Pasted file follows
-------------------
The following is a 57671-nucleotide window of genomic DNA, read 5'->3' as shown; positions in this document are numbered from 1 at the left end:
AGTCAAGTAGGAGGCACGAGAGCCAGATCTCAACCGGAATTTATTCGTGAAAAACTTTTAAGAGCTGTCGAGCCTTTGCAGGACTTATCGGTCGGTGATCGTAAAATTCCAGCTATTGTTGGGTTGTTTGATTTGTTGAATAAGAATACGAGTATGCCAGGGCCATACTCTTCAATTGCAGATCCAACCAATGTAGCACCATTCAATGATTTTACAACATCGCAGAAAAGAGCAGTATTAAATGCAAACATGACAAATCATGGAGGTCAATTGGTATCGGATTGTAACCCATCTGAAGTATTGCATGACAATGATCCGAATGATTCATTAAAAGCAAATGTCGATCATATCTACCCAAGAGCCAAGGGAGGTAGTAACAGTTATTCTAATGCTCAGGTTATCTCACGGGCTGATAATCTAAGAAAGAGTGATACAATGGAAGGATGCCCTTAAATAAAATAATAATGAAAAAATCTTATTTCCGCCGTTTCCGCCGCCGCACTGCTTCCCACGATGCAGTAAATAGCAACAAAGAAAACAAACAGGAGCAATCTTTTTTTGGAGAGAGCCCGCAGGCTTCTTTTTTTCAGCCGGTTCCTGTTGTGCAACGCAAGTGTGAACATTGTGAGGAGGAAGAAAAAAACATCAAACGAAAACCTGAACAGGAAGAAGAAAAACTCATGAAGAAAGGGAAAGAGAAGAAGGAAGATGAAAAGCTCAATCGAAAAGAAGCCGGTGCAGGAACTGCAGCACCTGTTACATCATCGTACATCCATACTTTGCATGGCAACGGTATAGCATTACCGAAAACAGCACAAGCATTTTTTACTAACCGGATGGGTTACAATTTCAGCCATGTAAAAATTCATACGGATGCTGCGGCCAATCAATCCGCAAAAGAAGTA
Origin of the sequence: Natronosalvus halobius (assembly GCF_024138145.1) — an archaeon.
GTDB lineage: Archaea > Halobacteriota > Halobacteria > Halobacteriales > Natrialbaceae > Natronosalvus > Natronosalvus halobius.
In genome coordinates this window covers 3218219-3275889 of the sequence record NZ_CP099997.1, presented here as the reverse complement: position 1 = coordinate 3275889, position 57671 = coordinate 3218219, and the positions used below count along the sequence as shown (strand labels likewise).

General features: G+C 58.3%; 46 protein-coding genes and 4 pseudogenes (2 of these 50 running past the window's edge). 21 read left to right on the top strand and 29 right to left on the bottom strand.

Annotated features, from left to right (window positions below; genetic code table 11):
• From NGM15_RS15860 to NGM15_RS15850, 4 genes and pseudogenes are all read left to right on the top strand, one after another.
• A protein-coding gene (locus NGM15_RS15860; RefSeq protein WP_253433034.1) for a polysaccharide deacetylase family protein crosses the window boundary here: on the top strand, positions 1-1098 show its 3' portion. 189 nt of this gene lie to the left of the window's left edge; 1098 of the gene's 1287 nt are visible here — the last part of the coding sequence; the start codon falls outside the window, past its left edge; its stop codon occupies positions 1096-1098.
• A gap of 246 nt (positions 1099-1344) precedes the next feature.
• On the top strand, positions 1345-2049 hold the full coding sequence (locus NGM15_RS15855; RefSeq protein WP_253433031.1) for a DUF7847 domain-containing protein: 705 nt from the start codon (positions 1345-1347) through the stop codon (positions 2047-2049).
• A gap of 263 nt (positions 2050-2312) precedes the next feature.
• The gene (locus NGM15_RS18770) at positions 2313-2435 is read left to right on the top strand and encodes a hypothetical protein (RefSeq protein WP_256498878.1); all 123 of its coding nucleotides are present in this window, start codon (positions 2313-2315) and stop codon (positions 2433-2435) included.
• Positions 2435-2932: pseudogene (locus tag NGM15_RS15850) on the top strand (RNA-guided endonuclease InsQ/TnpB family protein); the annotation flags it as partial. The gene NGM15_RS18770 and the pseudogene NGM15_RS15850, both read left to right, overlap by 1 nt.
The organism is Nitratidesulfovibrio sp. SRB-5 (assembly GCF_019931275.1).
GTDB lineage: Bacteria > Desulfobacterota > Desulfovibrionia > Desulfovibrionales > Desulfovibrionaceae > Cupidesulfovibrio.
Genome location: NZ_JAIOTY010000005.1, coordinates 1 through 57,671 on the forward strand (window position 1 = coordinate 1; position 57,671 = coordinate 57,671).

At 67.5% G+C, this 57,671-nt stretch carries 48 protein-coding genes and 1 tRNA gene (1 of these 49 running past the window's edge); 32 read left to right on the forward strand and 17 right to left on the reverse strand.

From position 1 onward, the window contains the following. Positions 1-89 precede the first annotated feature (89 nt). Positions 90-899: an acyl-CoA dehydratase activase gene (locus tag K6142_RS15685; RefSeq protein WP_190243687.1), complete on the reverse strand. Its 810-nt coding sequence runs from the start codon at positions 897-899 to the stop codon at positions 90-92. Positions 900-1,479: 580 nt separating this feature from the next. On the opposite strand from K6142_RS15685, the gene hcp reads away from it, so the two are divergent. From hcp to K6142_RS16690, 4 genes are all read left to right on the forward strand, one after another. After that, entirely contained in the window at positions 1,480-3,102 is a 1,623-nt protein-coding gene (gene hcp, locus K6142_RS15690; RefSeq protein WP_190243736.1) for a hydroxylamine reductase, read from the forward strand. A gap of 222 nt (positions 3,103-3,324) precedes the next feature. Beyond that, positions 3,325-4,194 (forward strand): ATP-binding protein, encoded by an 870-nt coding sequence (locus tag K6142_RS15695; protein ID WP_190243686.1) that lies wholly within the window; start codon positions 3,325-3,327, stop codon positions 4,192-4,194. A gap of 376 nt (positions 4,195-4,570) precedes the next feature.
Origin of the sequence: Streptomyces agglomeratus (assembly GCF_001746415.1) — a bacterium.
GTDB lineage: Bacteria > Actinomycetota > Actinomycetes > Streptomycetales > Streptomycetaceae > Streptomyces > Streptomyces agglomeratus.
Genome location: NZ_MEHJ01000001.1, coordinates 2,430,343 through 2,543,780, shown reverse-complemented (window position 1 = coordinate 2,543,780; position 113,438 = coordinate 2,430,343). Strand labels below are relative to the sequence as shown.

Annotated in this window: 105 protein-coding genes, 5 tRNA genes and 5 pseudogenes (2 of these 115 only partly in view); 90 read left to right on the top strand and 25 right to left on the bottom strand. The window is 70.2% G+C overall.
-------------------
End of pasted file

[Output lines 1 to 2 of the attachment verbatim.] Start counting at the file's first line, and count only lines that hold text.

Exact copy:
The following is a 57671-nucleotide window of genomic DNA, read 5'->3' as shown; positions in this document are numbered from 1 at the left end:
AGTCAAGTAGGAGGCACGAGAGCCAGATCTCAACCGGAATTTATTCGTGAAAAACTTTTAAGAGCTGTCGAGCCTTTGCAGGACTTATCGGTCGGTGATCGTAAAATTCCAGCTATTGTTGGGTTGTTTGATTTGTTGAATAAGAATACGAGTATGCCAGGGCCATACTCTTCAATTGCAGATCCAACCAATGTAGCACCATTCAATGATTTTACAACATCGCAGAAAAGAGCAGTATTAAATGCAAACATGACAAATCATGGAGGTCAATTGGTATCGGATTGTAACCCATCTGAAGTATTGCATGACAATGATCCGAATGATTCATTAAAAGCAAATGTCGATCATATCTACCCAAGAGCCAAGGGAGGTAGTAACAGTTATTCTAATGCTCAGGTTATCTCACGGGCTGATAATCTAAGAAAGAGTGATACAATGGAAGGATGCCCTTAAATAAAATAATAATGAAAAAATCTTATTTCCGCCGTTTCCGCCGCCGCACTGCTTCCCACGATGCAGTAAATAGCAACAAAGAAAACAAACAGGAGCAATCTTTTTTTGGAGAGAGCCCGCAGGCTTCTTTTTTTCAGCCGGTTCCTGTTGTGCAACGCAAGTGTGAACATTGTGAGGAGGAAGAAAAAAACATCAAACGAAAACCTGAACAGGAAGAAGAAAAACTCATGAAGAAAGGGAAAGAGAAGAAGGAAGATGAAAAGCTCAATCGAAAAGAAGCCGGTGCAGGAACTGCAGCACCTGTTACATCATCGTACATCCATACTTTGCATGGCAACGGTATAGCATTACCGAAAACAGCACAAGCATTTTTTACTAACCGGATGGGTTACAATTTCAGCCATGTAAAAATTCATACGGATGCTGCGGCCAATCAATCCGCAAAAGAAGTA